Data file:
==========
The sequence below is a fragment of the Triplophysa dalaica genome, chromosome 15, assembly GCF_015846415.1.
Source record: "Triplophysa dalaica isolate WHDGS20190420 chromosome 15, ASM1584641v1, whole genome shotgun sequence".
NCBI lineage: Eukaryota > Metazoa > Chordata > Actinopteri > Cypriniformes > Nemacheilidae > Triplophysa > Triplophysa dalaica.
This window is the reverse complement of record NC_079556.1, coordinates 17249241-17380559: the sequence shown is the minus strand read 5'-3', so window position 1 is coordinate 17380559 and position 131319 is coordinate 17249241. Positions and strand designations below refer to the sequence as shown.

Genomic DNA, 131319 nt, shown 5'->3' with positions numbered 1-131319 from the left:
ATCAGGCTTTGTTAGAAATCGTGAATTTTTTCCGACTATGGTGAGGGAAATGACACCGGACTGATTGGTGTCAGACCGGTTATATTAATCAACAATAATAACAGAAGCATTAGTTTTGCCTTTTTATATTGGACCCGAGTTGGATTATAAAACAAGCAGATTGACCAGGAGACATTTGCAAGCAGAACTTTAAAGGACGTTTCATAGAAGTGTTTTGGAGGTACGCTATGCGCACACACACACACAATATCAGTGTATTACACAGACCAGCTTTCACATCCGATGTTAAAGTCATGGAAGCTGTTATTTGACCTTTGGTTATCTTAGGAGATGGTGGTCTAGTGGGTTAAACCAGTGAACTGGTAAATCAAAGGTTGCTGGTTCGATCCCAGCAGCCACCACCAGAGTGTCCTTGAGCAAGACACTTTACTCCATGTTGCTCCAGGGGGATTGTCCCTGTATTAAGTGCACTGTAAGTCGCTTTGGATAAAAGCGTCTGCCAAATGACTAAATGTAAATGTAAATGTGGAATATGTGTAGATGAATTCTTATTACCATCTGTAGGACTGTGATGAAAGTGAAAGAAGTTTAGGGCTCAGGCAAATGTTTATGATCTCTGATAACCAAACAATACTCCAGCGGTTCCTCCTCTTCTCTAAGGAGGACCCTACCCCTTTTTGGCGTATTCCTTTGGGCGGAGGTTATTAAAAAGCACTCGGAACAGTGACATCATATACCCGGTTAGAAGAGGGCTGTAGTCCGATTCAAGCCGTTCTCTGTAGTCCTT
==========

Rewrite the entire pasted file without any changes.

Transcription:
The sequence below is a fragment of the Triplophysa dalaica genome, chromosome 15, assembly GCF_015846415.1.
Source record: "Triplophysa dalaica isolate WHDGS20190420 chromosome 15, ASM1584641v1, whole genome shotgun sequence".
NCBI lineage: Eukaryota > Metazoa > Chordata > Actinopteri > Cypriniformes > Nemacheilidae > Triplophysa > Triplophysa dalaica.
This window is the reverse complement of record NC_079556.1, coordinates 17249241-17380559: the sequence shown is the minus strand read 5'-3', so window position 1 is coordinate 17380559 and position 131319 is coordinate 17249241. Positions and strand designations below refer to the sequence as shown.

Genomic DNA, 131319 nt, shown 5'->3' with positions numbered 1-131319 from the left:
ATCAGGCTTTGTTAGAAATCGTGAATTTTTTCCGACTATGGTGAGGGAAATGACACCGGACTGATTGGTGTCAGACCGGTTATATTAATCAACAATAATAACAGAAGCATTAGTTTTGCCTTTTTATATTGGACCCGAGTTGGATTATAAAACAAGCAGATTGACCAGGAGACATTTGCAAGCAGAACTTTAAAGGACGTTTCATAGAAGTGTTTTGGAGGTACGCTATGCGCACACACACACACAATATCAGTGTATTACACAGACCAGCTTTCACATCCGATGTTAAAGTCATGGAAGCTGTTATTTGACCTTTGGTTATCTTAGGAGATGGTGGTCTAGTGGGTTAAACCAGTGAACTGGTAAATCAAAGGTTGCTGGTTCGATCCCAGCAGCCACCACCAGAGTGTCCTTGAGCAAGACACTTTACTCCATGTTGCTCCAGGGGGATTGTCCCTGTATTAAGTGCACTGTAAGTCGCTTTGGATAAAAGCGTCTGCCAAATGACTAAATGTAAATGTAAATGTGGAATATGTGTAGATGAATTCTTATTACCATCTGTAGGACTGTGATGAAAGTGAAAGAAGTTTAGGGCTCAGGCAAATGTTTATGATCTCTGATAACCAAACAATACTCCAGCGGTTCCTCCTCTTCTCTAAGGAGGACCCTACCCCTTTTTGGCGTATTCCTTTGGGCGGAGGTTATTAAAAAGCACTCGGAACAGTGACATCATATACCCGGTTAGAAGAGGGCTGTAGTCCGATTCAAGCCGTTCTCTGTAGTCCTT